Submitted to: Soil Science Society of America Journal
Publication Type: Peer Reviewed Journal
Publication Acceptance Date: August 11, 2004
Publication Date: March 1, 2005
Citation: Franzluebbers, A.J., Stuedemann, J.A. 2005. Soil c and n pools in response to tall fescue endophyte infection, fertilization, and cultivar. Soil Science Society of America Journal. 69:396-403. Interpretive Summary: Tall fescue is an important cool-season perennial forage in the southeastern USA. Endophyte infection of tall fescue is known to cause a variety of health disorders in grazing animals. However the presence of the endophyte may be necessary for adequate plant survival under drought- and heat-stressed conditions. Scientists at the USDA-Agricultural Research Service in Watkinsville Georgia measured the cumulative effects of 20 years of tall fescue management on soil organic carbon and nitrogen. With 300 lb N/acre/year, soil under tall fescue with a high percentage of plants infected with the endophyte stored more soil organic carbon and nitrogen than soil under tall fescue with a low percentage of plants infected with the endophyte. This extra carbon and nitrogen in soil due to the presence of the endophyte was further found to be located in intermediately sized soil aggregates, which are important for reducing water runoff and improving water quality. These results suggest that well-fertilized tall fescue pastures with a high percentage of plants infected with the endophyte have the potential to help offset the rising carbon dioxide in the atmosphere.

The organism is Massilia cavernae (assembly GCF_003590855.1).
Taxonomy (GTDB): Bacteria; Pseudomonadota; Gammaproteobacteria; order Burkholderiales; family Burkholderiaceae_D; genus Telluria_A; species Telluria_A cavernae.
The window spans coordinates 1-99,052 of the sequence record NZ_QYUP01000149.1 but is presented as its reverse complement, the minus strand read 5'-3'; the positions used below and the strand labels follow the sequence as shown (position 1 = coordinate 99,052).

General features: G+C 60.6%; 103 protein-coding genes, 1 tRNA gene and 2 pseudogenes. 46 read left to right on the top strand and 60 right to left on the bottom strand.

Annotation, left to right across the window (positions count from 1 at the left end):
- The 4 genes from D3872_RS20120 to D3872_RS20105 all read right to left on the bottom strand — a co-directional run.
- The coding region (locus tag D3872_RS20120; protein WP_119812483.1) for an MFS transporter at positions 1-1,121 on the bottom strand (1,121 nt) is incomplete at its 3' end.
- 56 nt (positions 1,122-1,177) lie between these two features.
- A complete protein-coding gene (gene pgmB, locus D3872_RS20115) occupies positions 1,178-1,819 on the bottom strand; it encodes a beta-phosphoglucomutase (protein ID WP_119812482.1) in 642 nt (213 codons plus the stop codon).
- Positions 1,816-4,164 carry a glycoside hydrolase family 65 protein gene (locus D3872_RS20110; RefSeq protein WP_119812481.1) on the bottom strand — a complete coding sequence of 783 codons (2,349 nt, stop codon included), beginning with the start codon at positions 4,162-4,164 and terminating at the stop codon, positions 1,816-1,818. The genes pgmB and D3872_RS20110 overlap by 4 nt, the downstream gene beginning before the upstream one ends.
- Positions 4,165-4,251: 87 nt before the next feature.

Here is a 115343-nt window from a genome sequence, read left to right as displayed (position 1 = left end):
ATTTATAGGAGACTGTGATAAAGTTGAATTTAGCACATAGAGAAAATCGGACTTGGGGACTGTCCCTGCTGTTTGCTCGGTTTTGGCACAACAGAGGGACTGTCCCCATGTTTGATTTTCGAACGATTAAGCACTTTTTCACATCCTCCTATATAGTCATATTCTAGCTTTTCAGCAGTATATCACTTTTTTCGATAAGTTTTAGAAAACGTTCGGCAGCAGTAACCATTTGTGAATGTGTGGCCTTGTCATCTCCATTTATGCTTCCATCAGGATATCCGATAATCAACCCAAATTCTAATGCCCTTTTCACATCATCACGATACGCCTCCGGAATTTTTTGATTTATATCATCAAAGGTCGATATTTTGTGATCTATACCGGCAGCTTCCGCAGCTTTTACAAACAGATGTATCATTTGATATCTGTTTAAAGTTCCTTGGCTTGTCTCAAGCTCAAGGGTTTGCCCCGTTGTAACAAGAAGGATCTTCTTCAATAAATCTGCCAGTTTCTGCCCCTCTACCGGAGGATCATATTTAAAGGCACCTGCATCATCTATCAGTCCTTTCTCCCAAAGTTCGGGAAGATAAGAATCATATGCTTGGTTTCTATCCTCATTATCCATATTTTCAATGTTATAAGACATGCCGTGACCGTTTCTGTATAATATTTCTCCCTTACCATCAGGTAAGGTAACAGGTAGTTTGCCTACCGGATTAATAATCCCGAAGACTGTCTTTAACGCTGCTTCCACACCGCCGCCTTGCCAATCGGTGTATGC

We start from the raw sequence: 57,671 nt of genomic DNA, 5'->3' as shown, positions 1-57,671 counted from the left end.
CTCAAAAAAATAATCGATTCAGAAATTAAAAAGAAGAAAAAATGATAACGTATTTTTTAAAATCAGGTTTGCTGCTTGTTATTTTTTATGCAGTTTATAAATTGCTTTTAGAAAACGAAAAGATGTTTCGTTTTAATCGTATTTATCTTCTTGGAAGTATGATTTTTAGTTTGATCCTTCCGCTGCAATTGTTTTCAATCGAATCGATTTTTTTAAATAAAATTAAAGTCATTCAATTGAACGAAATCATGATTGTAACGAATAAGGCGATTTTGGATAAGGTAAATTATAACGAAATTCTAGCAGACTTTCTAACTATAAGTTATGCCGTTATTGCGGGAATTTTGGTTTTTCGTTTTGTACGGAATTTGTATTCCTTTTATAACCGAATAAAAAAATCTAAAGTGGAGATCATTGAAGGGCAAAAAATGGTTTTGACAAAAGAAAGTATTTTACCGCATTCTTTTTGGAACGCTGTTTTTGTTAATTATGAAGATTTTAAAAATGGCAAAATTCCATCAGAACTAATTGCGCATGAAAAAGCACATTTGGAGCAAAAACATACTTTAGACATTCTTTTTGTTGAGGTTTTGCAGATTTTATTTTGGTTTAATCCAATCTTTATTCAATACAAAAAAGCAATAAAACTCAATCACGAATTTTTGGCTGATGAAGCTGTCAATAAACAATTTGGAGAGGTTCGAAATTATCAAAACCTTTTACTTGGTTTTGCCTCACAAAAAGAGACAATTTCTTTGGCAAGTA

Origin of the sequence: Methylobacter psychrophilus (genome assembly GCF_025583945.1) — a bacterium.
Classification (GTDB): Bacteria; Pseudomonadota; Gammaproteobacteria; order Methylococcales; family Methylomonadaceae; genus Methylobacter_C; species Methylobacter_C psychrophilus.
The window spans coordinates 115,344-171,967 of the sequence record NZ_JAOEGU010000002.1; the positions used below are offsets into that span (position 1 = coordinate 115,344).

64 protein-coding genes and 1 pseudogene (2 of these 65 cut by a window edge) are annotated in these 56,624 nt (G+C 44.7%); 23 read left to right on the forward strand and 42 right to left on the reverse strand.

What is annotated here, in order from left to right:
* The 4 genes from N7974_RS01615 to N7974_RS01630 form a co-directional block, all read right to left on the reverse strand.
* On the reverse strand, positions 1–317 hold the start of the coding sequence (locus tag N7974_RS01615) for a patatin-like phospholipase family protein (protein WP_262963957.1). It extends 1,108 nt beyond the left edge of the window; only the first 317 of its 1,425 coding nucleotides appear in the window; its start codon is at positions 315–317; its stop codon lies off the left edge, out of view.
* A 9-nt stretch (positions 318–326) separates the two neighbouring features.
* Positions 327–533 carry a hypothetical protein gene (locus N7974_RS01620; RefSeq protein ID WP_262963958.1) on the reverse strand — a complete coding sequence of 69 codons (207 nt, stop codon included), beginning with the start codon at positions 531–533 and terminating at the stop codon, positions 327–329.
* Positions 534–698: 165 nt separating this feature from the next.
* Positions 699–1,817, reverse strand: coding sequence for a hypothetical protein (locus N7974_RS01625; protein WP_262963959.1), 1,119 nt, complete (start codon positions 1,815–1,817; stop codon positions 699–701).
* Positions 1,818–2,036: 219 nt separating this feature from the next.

Technical Abstract: Tall fescue is an important cool-season perennial forage used for grazing animals in the humid regions of the USA and throughout the world. The endophyte, Neotyphodium coenophialum, naturally inhabits the majority of tall fescue stands. This study was conducted to determine whether fertilization (134-15-56 vs 336-37-139 kg N-P-K/ha/yr) and tall fescue cultivar ('Kentucky-31', 'AU-Triumph', and 'Johnstone') would modify soil C and N responses to endophyte infection. Soil organic C and total N at a depth of 0-20 cm under Kentucky-31 with high fertilization were greater with high (42 Mg C/ha and 2.7 Mg N/ha) than with low (39 Mg C/ha and 2.4 Mg N/ha) endophyte infection. Under low fertilization, soil organic C and total N were not different between low and high endophyte infection. Carbon and N concentrations of small macroaggregates (0.25-1.0 mm) were the only soil properties that were related (r=0.70, p=0.001) to endophyte infection frequency (range of 1 to 79%) across all treatments. Soil C and N pools can be modified by endophyte infection, but these results narrowed this phenomenon more dominantly to (1) conditions of high fertility and (2) isolation in small macroaggregates.